Seinfeld follows 9 years in the lives of a group of New York City friends, with their ages, especially Jerry’s, being particularly hard to pin down.
Jerry Seinfeld plays a fictionalized version of himself navigating life and dating in the hit sitcom Seinfeld, but how old was he at the start and end of the show’s 9 seasons? Co-created by Jerry Seinfeld and Curb Your Enthusiasm’s Larry David, Seinfeld is now regarded as a beloved TV show about nothing – a premise that receives plenty of meta jokes when Jerry and George pitch a series in season 4. Seinfeld follows the everyday life of Jerry Seinfeld, his best friend George Constanza, ex-girlfriend and best friend Elaine Benes, and eccentric neighbor Cosmo Kramer as they deal with the nuances of life in New York City and the painstaking process of dating throughout adulthood.
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While most sitcoms navigating city dating life and a small group of friends like Friends or How I Met Your Mother pin the characters’ ages quite close together, Seinfeld’s protagonist characters vary widely in age. Elaine is the youngest of the group, being 27 years old when the 1989 premiere season began, and a year younger than her Emmy-winning actress Julia Louis-Dreyfus. George Costanza follows up as the second-youngest Seinfeld character, with his surmised birthday putting him at 31 years old when the show starts. Kramer is the elder of the group, which isn’t surprising considering how well he gets along with the characters’ parents, but he’s never actually given an age. Since most of the characters’ ages are within a year or two of their actors’, Kramer likely began the series at 40 years old, since Michael Richards was born in 1949.
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Jerry Seinfeld’s character is never actually given a specific birthday in the series, and the claims of his age seem to vary as Seinfeld’s 9-season continuity is blurred. George and Jerry are assumed to be childhood best friends, having grown up together at the same age. This gets a bit confusing when little comments by George and Jerry make it seem like they’re actually a few years apart, with Jerry being older. In the 1991 season 2 episode, “The Heart Attack,” George mentions that he’s 33 years old, while in season 3 Jerry mentions that he’s 37 years old. Either one of them is lying, which wouldn’t be surprising, or Seinfeld really just couldn’t decide how old they were. The most plausible revelation is that George and Jerry are said to have graduated high school in 1971, which, if they’re both graduating at 18 years old, puts Jerry Seinfeld’s age at about 35 when Seinfeld begins.
Jerry’s Age In Seinfeld Is Never Made Clear
Since Jerry’s Seinfeld comedic character is a fictionalized version of himself, starting the show at 35 years old makes the most logical sense, since that was the real age of Jerry Seinfeld when the show premiered. This does put into question how old George is really supposed to be, though. If the show wants its real continuity to say that George and Jerry graduated together, then they’re both 35-36 when the show starts. When George first says that he’s 33 in Seinfeld season 2, it was likely because they hadn’t figured out how exactly they wanted to write the characters’ background and connections. It seems Seinfeld’s first few seasons were largely going off of the real ages of the actors, and George’s actor Jason Alexander would have been about 32 years old when said season 2 episode premiered.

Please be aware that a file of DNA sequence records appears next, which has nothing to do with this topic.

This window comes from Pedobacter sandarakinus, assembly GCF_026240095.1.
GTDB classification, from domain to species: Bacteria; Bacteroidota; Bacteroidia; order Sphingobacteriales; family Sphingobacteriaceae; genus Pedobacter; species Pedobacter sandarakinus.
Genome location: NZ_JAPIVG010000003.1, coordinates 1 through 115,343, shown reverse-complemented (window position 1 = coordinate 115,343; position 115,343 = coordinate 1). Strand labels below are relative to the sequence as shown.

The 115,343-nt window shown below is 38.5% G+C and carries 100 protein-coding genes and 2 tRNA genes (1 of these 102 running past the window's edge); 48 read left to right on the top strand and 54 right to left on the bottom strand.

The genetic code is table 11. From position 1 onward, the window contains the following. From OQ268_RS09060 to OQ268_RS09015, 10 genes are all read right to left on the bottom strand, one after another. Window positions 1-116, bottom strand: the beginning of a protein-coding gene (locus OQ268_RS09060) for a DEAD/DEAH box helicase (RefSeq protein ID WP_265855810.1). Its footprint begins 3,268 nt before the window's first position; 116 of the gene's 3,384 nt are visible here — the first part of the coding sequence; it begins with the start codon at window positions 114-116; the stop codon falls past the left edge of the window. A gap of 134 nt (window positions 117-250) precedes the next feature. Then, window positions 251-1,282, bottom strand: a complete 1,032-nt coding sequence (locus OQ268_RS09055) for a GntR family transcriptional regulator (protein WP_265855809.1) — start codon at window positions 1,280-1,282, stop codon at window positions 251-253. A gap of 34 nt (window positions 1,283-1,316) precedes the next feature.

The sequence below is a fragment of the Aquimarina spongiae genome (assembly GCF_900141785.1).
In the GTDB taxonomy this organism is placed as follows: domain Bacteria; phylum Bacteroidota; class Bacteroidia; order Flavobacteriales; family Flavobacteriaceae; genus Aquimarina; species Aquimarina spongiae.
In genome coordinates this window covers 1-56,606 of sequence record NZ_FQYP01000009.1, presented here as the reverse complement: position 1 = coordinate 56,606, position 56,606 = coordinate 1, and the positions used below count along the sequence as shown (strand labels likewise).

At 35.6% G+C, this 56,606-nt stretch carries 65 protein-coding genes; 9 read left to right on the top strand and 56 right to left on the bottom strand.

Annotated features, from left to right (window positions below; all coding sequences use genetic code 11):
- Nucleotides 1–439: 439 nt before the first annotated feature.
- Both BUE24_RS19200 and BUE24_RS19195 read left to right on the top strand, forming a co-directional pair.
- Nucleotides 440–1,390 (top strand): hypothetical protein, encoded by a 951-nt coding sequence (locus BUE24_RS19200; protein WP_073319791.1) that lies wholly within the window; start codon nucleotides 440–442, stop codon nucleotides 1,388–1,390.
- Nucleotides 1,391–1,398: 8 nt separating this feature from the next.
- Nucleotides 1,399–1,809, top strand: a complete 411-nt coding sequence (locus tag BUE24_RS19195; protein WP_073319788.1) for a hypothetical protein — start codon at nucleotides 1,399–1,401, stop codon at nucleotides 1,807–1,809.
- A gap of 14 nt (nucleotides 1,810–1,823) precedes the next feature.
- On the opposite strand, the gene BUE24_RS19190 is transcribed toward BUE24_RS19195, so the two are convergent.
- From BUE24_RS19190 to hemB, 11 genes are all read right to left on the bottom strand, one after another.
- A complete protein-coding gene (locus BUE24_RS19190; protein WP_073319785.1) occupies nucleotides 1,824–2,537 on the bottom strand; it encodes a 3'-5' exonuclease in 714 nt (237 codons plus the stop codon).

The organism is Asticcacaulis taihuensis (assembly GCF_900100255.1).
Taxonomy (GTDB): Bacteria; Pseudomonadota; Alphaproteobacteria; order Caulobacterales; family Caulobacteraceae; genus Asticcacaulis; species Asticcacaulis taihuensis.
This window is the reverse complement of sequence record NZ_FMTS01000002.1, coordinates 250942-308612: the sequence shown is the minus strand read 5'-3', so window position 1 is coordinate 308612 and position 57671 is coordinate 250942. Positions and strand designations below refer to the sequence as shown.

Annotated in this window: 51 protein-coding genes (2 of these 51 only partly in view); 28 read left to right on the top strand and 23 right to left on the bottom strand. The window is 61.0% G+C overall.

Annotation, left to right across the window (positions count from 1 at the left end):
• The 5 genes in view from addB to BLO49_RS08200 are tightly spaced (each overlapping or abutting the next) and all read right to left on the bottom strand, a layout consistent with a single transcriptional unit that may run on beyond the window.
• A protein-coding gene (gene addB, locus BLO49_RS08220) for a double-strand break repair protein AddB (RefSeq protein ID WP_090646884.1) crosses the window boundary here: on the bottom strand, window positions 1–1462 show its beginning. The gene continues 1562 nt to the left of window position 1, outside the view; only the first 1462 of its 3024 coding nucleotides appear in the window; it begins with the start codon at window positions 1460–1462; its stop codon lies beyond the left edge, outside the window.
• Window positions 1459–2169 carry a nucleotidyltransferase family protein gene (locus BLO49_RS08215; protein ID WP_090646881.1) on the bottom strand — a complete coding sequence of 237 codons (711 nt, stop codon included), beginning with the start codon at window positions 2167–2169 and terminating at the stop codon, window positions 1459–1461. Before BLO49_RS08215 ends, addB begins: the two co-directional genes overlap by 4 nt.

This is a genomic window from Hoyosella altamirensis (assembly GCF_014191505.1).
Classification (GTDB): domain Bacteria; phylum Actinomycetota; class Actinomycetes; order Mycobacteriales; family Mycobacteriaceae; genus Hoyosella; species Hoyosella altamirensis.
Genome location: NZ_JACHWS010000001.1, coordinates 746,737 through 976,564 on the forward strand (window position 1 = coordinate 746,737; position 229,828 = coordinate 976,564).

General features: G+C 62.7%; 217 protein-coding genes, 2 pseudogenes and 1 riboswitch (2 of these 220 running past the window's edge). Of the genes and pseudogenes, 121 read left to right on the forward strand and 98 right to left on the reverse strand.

Seinfeld spanned over 9 seasons in a timeline that moves along with the progression of the real world, so the series covers 9 years in the characters’ lives. The show’s controversial season 9 finale premiered on May 21, 1998, which puts Jerry’s age at 44 years old at the end of Seinfeld if his birthday truly corresponds with the actor’s of April 29, 1954. Of course, this could just as easily not be the case. Sitcoms tend to struggle with maintaining continuity for characters’ ages, and trying to pin down Jerry’s fictional age is a clear example.
Other Seinfeld Continuity Errors That Make It Weird
Jerry’s nebulous age (along with George’s, Elaine’s, and Kramer’s) isn’t the only odd continuity error in Seinfeld. Several other inconsistencies exist throughout all of Seinfeld’s 9 seasons, some deliberate and some less so. For one, Jerry’s apartment number and floor change several times, particularly throughout season 1. There’s also the ever-present disparity between the exterior and interior of the Seinfeld gang’s favorite restaurant. While the outside of the restaurant was shot at a real storefront, “Tom’s Restaurant” at the corner of Broadway and West 112th Street, the interior of “Monk’s Cafe,” as it’s called in the show, doesn’t match the building’s actual layout at all. Finally, Jerry and George both refer to having siblings at various points throughout Seinfeld, but no such siblings are ever officially introduced, and both Jerry and George’s parents seem to behave like they are only children.
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About The Author
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Jordan Williams is a Movie/TV Feature Senior Staff Writer for Screen Rant. She graduated from the University of Oregon in 2020 with a B.A. in Psychology and a minor in Media Studies.
Jordan is based in Seattle, Washington and enjoys exploring the natural beauty the PNW has to offer. She runs on coffee and classic movies, taking pride in having watched every film on AFI’s 100 Greatest Films list and every Best Picture Oscar winner.
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